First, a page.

A Portrait of Duke catches the spirit of the great master, Mr. Ellington. No small accomplishment. This is a band with a lively rhythm section, first-rate soloists, and horn/reed players who make music soulfully together.
This is a truly international band with members from the United States, the Netherlands (3), Belgium, Germany, and Australia. The extraordinary chemistry of this group likely has to do with old friends playing together, but also with this recording taking place directly after the band’s 1999 European tour. These musicians play with utter confidence and exquisite timing. A big dollop of credit should go to Frank Roberscheuten and Dan Barrett for their stylish septet arrangements.
The line-up of compositions is a mix of classic favorites and surprises while this band brings something new to each track - fresh Ellington! There are so many outstanding solo performances that it seems pointless to single out only a couple. The versatility of the players is also notable, with several of the musicians switching off on multiple instruments. Ultimately, the creativity of the players working as a unit is what lingers so deliciously. This is a delightful recording.
Track Listing: Take The A Train; Swing Pan Alley; I Didn
Personnel: Frank Robertscheuten, clarinet, alto sax, tenor sax; Dan Barrett, trombone, valve trombone, cornet; Tom Baker, cornet, trombone, tenor sax, alto sax; Joep Peters, baritone sax, alto sax, vocals; Onno de Bruijn, drums, maracas; Karel Algoed, bass; and Christian Hopkins, piano.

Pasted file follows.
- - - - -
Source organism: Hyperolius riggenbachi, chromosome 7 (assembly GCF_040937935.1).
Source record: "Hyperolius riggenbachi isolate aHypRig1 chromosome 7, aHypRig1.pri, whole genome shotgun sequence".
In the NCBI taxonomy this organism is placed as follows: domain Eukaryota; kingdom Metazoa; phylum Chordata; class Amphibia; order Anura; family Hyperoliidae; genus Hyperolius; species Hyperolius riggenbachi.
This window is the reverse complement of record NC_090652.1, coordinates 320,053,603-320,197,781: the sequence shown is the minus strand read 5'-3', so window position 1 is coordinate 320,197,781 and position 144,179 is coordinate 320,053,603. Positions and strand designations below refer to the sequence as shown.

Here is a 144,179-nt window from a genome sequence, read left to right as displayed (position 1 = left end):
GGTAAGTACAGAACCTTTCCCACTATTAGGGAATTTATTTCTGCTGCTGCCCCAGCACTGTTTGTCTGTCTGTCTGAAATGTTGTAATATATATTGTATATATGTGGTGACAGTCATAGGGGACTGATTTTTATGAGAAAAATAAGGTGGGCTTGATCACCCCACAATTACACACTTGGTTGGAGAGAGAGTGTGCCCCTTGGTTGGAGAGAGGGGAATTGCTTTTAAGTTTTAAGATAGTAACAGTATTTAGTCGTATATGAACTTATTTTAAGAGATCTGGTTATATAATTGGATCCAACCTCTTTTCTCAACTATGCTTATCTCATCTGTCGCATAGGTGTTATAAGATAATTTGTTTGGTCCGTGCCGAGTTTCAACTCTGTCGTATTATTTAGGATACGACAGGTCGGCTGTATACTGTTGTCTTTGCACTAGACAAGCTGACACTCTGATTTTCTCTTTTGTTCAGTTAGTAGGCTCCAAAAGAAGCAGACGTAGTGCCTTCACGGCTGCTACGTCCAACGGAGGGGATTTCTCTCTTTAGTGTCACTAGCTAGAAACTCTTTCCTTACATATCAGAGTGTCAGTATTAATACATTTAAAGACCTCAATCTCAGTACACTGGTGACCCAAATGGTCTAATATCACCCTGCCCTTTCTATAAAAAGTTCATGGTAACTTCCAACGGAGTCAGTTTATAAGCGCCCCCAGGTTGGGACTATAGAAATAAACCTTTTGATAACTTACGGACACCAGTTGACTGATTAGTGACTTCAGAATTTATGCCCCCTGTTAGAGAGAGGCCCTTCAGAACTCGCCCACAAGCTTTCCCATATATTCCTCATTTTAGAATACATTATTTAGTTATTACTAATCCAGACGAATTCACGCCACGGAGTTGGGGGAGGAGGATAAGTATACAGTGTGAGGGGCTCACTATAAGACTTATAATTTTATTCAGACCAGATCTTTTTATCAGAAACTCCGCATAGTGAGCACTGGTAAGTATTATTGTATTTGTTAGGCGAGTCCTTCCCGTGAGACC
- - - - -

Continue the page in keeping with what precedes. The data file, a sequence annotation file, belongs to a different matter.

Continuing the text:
I was first exposed to jazz when I was tiny. My earliest memory is watching Ella Fitzgerald scat on a Christmas special when I was no older than four. Like many who are from tiny towns, my first extended exposure was listening to the high school jazz band when I was a kid
I was first exposed to jazz when I was tiny. My earliest memory is watching Ella Fitzgerald scat on a Christmas special when I was no older than four. Like many who are from tiny towns, my first extended exposure was listening to the high school jazz band when I was a kid. For some reason I remember an arrangement of Hey Jude they did. My first real exposure was Stan Kenton in the Smithville, MO high school gym. Kenton and the band director there were old friends, so he would play there from time to time. My dad took me without telling me where we were going and it was the only show he ever took me to. I remember that Bobby Shew played Send In Clowns and I damn near levitated I was so excited. The huge sound and amazing chords floored me. I believe I was 13 at the time. I immediately started practicing and taking lessons. Music became a passion and nearly a career. I also listened to Dick Wright's Jazz Show on KANU every night. I can't even start to explain what I learned lying in bed listening to Dick talk about jazz. I met him once when I was struggling to put together a solo for Joy Spring playing in a combo at KU. Stopped by his office and asked for recommendations. He showed up at my jazz ensemble rehearsal the next day with a tape with example solos. What a kind man Dick Wright was.
My advice to new listeners is to stop worrying about what music is important and focus on music you like. I spent quite a bit of my music life listening to important music I didn't necessarily like. Must say I have quite a bit more fun now listening to music that I deeply enjoy. Some of it is even important.
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